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United States Department of Agriculture

Agricultural Research Service

Title: Characterization of Genetic Variation in Three Strains of Rainbow Trout Used to Initiate a Selective Breeding Program for Aquaculture Production Efficiency

item Silverstein, Jeffrey
item Rexroad, Caird

Submitted to: Plant and Animal Genome
Publication Type: Abstract Only
Publication Acceptance Date: January 1, 2003
Publication Date: January 15, 2003
Citation: Silverstein, J., Rexroad III, C.E. 2003. Characterization of genetic variation in three strains of rainbow trout used to initiate a selective breeding program for aquaculture production efficiency. Plant and Animal Genome 2003 Annual Meeting Book of Abstracts.

Technical Abstract: Genetic variation is the raw material for selection to work on, natural selection in wild populations and artificial selection in captive populations. Within captive populations genetic variation is expected to decline over time. Because of the high fecundity of many fish species relatively few parents are required to generate the numbers of offspring needed, and the numbers of parental fish necessary to prevent the erosion of genetic diversity is high compared to the numbers often used in captive populations. Furthermore, one objective of selective breeding is to improve performance by removing individuals with poor performance, which causes genetic variation to decline. At NCCCWA we are beginning a broodstock program with three strains of rainbow trout. We want to maximize the genetic variation present at the outset of our breeding program while starting with populations that have already undergone significant improvement and domestication selection. The strains were obtained from the Clear Springs Foods, Inc. in Buhl, Idaho; TroutLodge, Inc. in Sumner, Washington; and University of Washington, in Seattle, Washington. These strains have been isolated from each other and reared in captivity for a minimum of 20 years (for the Clear Springs and UW stocks, closer to 50 and 60 years respectively). Samples of these three populations were genotyped at 9 microsatellite loci. Heterozygosity ranged from 42% to 96% and averaged 71% over all loci and populations. Each population contributed unique alleles and therefore to the genetic diversity and variation. These microsatellites markers will help to track strain identity of the broodstock.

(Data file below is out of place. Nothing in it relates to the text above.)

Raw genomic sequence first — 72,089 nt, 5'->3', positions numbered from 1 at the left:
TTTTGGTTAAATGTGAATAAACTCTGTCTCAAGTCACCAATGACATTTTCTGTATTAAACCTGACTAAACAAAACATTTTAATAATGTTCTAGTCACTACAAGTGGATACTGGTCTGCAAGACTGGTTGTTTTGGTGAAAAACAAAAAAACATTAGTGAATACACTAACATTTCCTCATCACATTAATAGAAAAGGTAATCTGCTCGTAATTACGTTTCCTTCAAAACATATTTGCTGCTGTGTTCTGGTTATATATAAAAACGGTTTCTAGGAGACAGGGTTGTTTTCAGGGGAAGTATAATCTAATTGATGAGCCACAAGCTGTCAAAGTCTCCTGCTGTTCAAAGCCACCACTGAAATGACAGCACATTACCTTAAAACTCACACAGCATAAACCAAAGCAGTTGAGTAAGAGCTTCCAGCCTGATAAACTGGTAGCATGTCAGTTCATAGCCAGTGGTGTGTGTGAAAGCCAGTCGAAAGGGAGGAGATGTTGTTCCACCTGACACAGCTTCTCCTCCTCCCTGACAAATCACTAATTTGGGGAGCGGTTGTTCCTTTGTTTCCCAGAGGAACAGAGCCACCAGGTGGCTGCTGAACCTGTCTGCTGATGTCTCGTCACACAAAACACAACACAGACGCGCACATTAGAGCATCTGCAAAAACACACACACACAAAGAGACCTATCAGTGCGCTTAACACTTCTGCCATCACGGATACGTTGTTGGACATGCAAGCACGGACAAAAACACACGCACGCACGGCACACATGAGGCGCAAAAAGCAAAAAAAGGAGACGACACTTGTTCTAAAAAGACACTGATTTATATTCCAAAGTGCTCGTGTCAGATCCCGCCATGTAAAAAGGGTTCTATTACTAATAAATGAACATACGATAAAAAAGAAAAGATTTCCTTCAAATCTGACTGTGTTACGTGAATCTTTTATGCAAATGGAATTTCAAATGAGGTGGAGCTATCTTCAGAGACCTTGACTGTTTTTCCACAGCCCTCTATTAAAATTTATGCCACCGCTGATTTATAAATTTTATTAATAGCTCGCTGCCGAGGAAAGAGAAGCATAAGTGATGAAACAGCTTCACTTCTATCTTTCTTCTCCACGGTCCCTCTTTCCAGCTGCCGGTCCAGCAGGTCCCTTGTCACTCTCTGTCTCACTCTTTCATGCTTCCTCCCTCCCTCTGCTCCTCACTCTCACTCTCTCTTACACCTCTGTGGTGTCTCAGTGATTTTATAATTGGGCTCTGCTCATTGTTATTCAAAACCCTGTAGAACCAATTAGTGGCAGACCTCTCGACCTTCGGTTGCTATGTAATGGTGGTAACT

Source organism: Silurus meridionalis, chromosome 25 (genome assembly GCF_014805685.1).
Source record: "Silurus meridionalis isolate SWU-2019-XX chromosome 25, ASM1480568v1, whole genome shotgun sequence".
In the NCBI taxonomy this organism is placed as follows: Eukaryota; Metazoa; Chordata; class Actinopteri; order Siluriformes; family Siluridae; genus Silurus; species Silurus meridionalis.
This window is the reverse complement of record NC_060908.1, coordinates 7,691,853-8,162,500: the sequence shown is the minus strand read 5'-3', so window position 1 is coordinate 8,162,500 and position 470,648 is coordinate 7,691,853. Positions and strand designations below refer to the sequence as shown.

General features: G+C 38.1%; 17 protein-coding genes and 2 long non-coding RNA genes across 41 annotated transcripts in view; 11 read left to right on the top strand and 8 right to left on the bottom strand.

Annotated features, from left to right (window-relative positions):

Last Modified: 4/22/2015
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